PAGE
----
The NFRC gives each window a U-factor rating. The U-factor is the inverse of the more familiar R-factor used in attic insulation. So a U-factor of .5 equals an R-factor of 2. The lower the U-factor the better.

When comparing windows, check for the NFRC label. Look for the U-factor. The first number after the words “U-factor” is the rating that’s appropriate for residential purposes. It will be marked “AA” or “Residential.” The U-factor marked “BB” or “Non-Residential” is for commercial window applications. Use the U-factor rating to make meaningful comparisons. Be wary of a window vendor who won’t provide this number.

How far should you go? Obviously, you need to get price comparisons to make a decision. Keep in mind that a good portion of your cost is installation, so it makes sense to leverage those costs by installing a better window. Here are some guidelines:

Buy a double-pane window with a low U-factor when:

1. You don’t expect to live in the home long.

2. You have less expensive gas or oil heat.

3. You expect energy prices to remain stable or drop.

4. You expect to have more income in 10-15 years.

Buy a triple-pane window with a very low U-factor when:

1. You expect to live in the home for 10 years or more.

2. You have more expensive electric heat.

3. You expect energy prices to rise sharply.

4. You expect to have less income in 10-15 years.


What about durability? The NFRC ratings don’t address durability directly. If the windows warp, leak or loosen over time, their U-factor ratings are likely to plummet. Your best resource for choosing a durable, problem-free window is to rely on the advice of a reputable installer. He or she will be interested in your long-term satisfaction and will quickly steer you clear of windows that don’t hold up well.

You can also inspect the window before buying. Look for a good fit between parts. Slip a business card between any slidable sashes and the frame. The card should slide but there should be some resistance.

Low U-factor ratings and durable construction are both determined by attention to details. In general, the better rated windows will be better made as well.

Saving Money on Maintenance

New windows can save you money on maintenance in two important ways. First, if you choose vinyl windows, you can eliminate the cost of painting the windows inside or out. In a typical painting project, the most expensive part is painting the windows. Eliminate the need for that and your painting costs will be reduced.

The outside of most modern replacement windows is designed to be cleaned easily from the inside. If you wash your own windows, you’ll save yourself a lot of time and eliminate a major safety risk. If you normally hire a pro, you may find you can do it yourself with these practical new windows.

Easier to Open and Close

Many older windows are tough to open or close. Wrestling with recalcitrant old windows is a common cause of back injury. In many old windows, the springs and weights that ease the load and allow the window to stay open (unsupported) no longer work properly. A new window should operate smoothly with little exertion.

Opportunity to Upgrade the Home

When considering replacing windows, recognize that this is an opportunity to improve your home in more observable ways than just lower fuel bills.

With better quality windows, you may be able to increase the overall window area, making your home lighter and more open. Special touches like curved windows or stained glass can give a room special appeal. Specialty products, like greenhouse windows and bow windows, can dramatically change the look and function of a room.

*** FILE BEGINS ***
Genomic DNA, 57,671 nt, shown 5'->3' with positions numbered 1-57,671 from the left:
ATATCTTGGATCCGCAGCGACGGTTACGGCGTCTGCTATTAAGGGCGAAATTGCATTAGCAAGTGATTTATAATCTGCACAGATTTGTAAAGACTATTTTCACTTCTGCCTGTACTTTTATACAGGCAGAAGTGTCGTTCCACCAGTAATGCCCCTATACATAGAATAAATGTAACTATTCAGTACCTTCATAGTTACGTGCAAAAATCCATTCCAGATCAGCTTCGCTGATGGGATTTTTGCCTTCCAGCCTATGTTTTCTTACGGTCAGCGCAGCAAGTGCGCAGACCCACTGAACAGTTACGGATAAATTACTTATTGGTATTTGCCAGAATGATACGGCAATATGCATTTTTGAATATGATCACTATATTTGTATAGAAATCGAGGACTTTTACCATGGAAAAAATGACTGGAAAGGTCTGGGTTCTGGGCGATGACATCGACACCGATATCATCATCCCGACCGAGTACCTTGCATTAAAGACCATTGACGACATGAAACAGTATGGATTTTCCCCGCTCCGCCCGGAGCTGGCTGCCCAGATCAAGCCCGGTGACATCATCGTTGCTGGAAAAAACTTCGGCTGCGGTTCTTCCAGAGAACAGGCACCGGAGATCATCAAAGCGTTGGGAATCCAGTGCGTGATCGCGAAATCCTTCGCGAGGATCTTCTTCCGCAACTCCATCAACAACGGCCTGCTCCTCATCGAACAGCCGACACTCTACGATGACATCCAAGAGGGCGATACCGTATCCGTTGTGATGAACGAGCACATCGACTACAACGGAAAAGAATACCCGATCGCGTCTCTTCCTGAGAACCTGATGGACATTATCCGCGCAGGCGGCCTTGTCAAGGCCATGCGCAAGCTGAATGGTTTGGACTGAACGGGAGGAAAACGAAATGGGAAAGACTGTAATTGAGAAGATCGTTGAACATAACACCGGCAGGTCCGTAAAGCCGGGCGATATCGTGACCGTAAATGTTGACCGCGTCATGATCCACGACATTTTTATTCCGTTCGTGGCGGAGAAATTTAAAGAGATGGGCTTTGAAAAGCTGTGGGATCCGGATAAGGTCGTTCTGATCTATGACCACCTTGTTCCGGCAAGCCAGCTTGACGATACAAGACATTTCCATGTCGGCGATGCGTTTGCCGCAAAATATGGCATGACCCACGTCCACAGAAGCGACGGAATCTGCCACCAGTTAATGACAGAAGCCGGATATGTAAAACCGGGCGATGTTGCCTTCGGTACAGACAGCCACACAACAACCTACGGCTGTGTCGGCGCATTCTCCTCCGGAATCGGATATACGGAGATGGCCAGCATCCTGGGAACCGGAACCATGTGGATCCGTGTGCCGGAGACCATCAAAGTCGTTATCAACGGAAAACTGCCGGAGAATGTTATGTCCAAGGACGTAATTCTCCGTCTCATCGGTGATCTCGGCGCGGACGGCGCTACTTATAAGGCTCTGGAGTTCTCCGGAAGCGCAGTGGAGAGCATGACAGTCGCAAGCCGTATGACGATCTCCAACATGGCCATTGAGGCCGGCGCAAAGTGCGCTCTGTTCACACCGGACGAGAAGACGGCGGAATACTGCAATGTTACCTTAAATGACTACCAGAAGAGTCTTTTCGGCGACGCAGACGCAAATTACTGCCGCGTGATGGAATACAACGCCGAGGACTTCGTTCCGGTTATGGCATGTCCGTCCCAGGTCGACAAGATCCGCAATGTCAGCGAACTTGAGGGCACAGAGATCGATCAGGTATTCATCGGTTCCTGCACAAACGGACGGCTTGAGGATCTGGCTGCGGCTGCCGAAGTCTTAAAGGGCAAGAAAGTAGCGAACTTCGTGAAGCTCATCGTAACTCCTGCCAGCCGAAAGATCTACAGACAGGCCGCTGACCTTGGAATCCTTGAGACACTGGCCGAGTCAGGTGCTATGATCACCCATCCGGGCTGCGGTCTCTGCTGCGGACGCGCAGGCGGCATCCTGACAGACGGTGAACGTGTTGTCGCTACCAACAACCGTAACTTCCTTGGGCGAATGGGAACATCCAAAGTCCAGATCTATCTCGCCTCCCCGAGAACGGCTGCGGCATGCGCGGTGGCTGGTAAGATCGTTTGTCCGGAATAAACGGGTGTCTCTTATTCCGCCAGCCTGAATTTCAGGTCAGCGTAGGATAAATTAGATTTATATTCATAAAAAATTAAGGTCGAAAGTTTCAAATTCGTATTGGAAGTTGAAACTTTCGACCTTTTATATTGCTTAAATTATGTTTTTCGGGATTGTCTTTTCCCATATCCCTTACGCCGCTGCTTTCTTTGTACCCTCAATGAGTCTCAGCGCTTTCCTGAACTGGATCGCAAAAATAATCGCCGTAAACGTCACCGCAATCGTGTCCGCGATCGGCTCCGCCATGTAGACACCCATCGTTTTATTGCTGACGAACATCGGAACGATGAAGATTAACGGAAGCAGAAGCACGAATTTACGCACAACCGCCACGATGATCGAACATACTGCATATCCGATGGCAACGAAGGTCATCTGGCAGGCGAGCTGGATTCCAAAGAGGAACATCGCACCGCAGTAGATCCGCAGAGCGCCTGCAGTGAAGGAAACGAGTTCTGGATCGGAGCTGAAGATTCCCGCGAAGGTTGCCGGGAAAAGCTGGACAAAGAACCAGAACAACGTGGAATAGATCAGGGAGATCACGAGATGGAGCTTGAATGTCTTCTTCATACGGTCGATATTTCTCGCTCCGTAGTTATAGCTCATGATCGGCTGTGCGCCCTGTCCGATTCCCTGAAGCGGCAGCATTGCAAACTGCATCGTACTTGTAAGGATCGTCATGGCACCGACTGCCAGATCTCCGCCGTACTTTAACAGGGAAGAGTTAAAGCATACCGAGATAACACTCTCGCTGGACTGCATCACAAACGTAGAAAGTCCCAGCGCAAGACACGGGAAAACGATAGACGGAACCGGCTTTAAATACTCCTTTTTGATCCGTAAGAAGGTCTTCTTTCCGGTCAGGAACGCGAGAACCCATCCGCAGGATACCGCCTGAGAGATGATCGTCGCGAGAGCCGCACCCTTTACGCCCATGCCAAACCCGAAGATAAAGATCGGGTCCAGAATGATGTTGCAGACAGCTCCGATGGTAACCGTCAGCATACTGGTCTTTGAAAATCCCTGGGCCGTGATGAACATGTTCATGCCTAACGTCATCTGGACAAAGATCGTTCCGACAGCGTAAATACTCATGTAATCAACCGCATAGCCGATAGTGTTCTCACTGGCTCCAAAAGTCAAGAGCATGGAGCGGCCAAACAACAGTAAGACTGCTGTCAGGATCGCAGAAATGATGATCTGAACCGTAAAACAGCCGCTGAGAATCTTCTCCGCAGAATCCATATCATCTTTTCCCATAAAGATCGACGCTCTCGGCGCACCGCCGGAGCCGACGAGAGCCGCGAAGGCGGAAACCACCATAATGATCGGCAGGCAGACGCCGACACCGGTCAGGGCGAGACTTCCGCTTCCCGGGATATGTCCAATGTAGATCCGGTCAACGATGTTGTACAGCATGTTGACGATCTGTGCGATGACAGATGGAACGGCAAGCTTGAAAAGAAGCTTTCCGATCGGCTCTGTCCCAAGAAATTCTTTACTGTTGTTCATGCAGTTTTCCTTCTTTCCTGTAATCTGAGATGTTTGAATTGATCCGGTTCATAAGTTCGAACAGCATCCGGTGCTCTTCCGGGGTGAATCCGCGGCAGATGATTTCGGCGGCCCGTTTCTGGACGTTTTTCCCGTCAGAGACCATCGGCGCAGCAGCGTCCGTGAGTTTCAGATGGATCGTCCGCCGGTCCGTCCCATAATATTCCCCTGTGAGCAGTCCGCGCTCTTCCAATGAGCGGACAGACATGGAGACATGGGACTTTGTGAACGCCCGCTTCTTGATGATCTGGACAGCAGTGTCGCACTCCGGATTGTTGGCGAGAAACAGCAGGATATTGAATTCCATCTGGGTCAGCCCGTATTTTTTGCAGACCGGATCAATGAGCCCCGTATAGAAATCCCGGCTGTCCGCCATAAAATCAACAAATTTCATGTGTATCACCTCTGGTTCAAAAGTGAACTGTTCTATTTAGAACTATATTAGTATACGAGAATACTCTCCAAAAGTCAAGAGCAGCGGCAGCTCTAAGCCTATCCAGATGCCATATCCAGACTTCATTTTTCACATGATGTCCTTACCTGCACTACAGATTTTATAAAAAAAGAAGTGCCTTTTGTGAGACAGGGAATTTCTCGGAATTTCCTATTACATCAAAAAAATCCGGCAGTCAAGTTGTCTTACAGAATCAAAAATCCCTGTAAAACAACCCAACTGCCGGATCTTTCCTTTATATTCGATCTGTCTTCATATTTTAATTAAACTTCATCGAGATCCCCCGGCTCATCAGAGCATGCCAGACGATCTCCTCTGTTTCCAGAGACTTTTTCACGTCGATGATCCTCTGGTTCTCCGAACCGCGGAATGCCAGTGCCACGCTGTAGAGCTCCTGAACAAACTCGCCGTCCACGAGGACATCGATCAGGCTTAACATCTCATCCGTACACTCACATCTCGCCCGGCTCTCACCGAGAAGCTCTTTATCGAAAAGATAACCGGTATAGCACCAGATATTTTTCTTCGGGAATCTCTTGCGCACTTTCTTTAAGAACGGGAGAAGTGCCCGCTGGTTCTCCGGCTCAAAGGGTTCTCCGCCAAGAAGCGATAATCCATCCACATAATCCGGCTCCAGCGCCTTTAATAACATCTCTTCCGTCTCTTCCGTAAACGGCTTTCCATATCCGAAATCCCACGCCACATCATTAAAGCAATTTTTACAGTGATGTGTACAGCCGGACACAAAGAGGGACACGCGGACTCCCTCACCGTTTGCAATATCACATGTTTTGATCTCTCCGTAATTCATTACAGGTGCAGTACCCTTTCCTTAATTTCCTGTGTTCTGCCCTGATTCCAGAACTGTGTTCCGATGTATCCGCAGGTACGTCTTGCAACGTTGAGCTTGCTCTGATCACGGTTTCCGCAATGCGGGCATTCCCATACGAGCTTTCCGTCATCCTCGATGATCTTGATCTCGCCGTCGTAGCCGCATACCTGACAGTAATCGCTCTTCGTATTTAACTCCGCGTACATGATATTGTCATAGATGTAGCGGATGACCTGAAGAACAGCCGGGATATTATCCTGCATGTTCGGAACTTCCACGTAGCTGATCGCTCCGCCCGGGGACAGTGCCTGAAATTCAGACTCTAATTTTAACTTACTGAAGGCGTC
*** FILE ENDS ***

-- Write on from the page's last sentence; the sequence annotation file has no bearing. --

Windows can also come with films providing ultraviolet protection so that rugs, drapes, and upholstery are less susceptible to fading. Frosted windows are available to offer more privacy.

There are even windows that go from clear to frosted at the flick of a switch!

Many new windows come with better locks and special catches that allow you to leave a window ajar without permitting a burglar to open it far enough to climb through.

Windows, especially distinctive ones, add considerably to the resale value of a typical home.

While getting the entire cost back in increased resale value isn’t likely, the odds are good that half or more of the cost will be reflected in the selling price.

What to Look for in a Window Seller

For a window to actually perform at the levels indicated by the NFRC ratings, it must be installed correctly. The new window must be installed exactly level and must be exactly square in the frame. Any gaps around the window must be carefully filled with insulation. If all this isn’t done right, you may be wasting your money.

Therefore, choosing a reliable company to handle the installation is extremely important. A big advantage of buying the window from the company that installs it is that there can be no passing the buck if there are problems. Whether the trouble comes from the window or the installation isn’t something you have to worry about since one company is responsible for everything.

Many people are inspired to replace their windows when they see a great sale at a local home center store. Be careful! Usually, the great prices you see are for the bottom-of-the-line windows. Some well-known manufacturers make top, middle and “bargain” lines of windows. You’re better off avoiding the so-called bargain line. Many homeowners can’t get someone to install bargain windows because the pros don’t want to be associated with an inferior product.

If you want to find a company on your own, be aware that being well known or big isn’t always the same thing as competent. In the window field, in particular, there are a number of firms with high profile names that have difficulty delivering consistently high-quality work.

Beware of companies whose reputations come from ads rather than actual performance. Some of the large companies are more adept at generating sales than they are at managing installations.